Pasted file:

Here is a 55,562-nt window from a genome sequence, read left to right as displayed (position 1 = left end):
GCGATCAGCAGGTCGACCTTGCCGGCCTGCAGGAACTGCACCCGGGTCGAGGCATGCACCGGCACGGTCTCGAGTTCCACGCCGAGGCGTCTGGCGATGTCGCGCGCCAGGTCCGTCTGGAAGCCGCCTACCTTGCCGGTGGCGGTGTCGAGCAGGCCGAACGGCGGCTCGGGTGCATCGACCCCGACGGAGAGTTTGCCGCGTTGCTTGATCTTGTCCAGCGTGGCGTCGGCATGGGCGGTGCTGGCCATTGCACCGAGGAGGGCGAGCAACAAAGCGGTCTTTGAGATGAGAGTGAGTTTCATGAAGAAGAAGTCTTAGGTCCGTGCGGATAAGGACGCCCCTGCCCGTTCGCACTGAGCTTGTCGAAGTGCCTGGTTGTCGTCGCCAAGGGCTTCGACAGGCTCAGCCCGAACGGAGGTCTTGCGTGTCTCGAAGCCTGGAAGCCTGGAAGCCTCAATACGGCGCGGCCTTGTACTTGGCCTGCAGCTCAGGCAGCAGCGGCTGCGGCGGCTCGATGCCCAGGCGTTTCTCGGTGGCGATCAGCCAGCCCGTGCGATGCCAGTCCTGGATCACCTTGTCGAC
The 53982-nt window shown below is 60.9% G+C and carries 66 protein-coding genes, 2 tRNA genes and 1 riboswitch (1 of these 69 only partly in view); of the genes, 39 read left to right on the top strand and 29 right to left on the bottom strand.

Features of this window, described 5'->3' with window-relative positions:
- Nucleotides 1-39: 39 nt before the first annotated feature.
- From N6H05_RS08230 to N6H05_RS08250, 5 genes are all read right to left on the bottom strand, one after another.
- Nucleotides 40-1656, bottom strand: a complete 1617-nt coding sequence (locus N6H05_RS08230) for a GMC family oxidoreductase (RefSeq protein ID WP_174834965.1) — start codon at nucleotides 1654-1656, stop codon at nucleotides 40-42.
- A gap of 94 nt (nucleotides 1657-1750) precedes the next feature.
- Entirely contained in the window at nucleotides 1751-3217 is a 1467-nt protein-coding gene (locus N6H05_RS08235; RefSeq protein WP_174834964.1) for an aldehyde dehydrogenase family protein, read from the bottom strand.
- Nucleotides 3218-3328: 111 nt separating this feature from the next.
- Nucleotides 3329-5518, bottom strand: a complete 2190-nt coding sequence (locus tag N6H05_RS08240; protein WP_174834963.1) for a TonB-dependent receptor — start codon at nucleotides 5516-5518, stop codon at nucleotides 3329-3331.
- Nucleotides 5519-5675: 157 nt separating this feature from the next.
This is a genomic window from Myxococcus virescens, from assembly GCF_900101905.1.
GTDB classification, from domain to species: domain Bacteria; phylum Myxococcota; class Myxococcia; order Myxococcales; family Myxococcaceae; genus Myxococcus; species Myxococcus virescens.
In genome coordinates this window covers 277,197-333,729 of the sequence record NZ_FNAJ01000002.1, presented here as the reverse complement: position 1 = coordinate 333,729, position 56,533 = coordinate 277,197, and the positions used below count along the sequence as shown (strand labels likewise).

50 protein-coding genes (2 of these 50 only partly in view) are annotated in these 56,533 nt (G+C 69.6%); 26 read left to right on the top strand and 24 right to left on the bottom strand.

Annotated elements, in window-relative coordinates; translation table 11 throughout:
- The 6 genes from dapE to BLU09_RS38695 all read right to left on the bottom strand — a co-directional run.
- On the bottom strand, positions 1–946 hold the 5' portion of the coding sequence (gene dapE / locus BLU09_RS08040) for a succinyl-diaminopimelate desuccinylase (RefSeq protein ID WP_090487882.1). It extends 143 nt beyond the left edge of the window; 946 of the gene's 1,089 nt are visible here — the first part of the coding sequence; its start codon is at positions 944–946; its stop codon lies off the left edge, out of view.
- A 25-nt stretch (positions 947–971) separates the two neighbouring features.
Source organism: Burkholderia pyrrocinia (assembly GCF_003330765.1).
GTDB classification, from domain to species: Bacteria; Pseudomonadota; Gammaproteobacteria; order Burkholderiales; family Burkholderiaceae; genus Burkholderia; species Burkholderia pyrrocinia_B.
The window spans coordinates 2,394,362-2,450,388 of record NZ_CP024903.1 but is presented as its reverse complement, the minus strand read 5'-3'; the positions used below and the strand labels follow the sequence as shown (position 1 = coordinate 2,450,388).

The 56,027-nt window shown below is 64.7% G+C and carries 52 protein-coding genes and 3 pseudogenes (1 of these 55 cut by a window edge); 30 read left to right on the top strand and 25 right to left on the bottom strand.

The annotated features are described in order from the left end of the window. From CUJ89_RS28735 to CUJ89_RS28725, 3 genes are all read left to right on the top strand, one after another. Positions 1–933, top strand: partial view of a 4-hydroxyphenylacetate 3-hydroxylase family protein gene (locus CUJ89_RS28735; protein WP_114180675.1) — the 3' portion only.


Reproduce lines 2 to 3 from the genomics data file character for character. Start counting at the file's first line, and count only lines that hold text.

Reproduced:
GCGATCAGCAGGTCGACCTTGCCGGCCTGCAGGAACTGCACCCGGGTCGAGGCATGCACCGGCACGGTCTCGAGTTCCACGCCGAGGCGTCTGGCGATGTCGCGCGCCAGGTCCGTCTGGAAGCCGCCTACCTTGCCGGTGGCGGTGTCGAGCAGGCCGAACGGCGGCTCGGGTGCATCGACCCCGACGGAGAGTTTGCCGCGTTGCTTGATCTTGTCCAGCGTGGCGTCGGCATGGGCGGTGCTGGCCATTGCACCGAGGAGGGCGAGCAACAAAGCGGTCTTTGAGATGAGAGTGAGTTTCATGAAGAAGAAGTCTTAGGTCCGTGCGGATAAGGACGCCCCTGCCCGTTCGCACTGAGCTTGTCGAAGTGCCTGGTTGTCGTCGCCAAGGGCTTCGACAGGCTCAGCCCGAACGGAGGTCTTGCGTGTCTCGAAGCCTGGAAGCCTGGAAGCCTCAATACGGCGCGGCCTTGTACTTGGCCTGCAGCTCAGGCAGCAGCGGCTGCGGCGGCTCGATGCCCAGGCGTTTCTCGGTGGCGATCAGCCAGCCCGTGCGATGCCAGTCCTGGATCACCTTGTCGAC
The 53982-nt window shown below is 60.9% G+C and carries 66 protein-coding genes, 2 tRNA genes and 1 riboswitch (1 of these 69 only partly in view); of the genes, 39 read left to right on the top strand and 29 right to left on the bottom strand.